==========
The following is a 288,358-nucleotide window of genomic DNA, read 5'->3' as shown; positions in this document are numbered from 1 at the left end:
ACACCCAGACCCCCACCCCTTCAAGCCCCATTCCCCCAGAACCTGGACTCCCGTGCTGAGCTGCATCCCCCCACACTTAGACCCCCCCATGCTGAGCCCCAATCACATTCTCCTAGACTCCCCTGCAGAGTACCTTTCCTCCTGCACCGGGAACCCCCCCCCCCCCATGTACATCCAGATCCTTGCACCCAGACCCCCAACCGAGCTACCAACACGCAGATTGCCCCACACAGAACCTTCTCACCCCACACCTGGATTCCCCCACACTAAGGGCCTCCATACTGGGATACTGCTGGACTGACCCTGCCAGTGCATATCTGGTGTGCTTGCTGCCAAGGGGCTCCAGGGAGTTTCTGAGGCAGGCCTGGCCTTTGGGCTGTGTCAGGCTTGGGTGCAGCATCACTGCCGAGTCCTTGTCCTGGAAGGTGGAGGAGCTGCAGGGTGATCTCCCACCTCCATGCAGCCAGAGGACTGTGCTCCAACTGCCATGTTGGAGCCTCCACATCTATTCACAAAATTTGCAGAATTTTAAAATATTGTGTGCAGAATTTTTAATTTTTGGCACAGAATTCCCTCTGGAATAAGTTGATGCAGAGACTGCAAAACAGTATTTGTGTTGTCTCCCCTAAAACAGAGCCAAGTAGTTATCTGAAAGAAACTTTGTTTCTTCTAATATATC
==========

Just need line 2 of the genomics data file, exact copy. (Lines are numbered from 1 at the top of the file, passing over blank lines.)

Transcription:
ACACCCAGACCCCCACCCCTTCAAGCCCCATTCCCCCAGAACCTGGACTCCCGTGCTGAGCTGCATCCCCCCACACTTAGACCCCCCCATGCTGAGCCCCAATCACATTCTCCTAGACTCCCCTGCAGAGTACCTTTCCTCCTGCACCGGGAACCCCCCCCCCCCCATGTACATCCAGATCCTTGCACCCAGACCCCCAACCGAGCTACCAACACGCAGATTGCCCCACACAGAACCTTCTCACCCCACACCTGGATTCCCCCACACTAAGGGCCTCCATACTGGGATACTGCTGGACTGACCCTGCCAGTGCATATCTGGTGTGCTTGCTGCCAAGGGGCTCCAGGGAGTTTCTGAGGCAGGCCTGGCCTTTGGGCTGTGTCAGGCTTGGGTGCAGCATCACTGCCGAGTCCTTGTCCTGGAAGGTGGAGGAGCTGCAGGGTGATCTCCCACCTCCATGCAGCCAGAGGACTGTGCTCCAACTGCCATGTTGGAGCCTCCACATCTATTCACAAAATTTGCAGAATTTTAAAATATTGTGTGCAGAATTTTTAATTTTTGGCACAGAATTCCCTCTGGAATAAGTTGATGCAGAGACTGCAAAACAGTATTTGTGTTGTCTCCCCTAAAACAGAGCCAAGTAGTTATCTGAAAGAAACTTTGTTTCTTCTAATATATC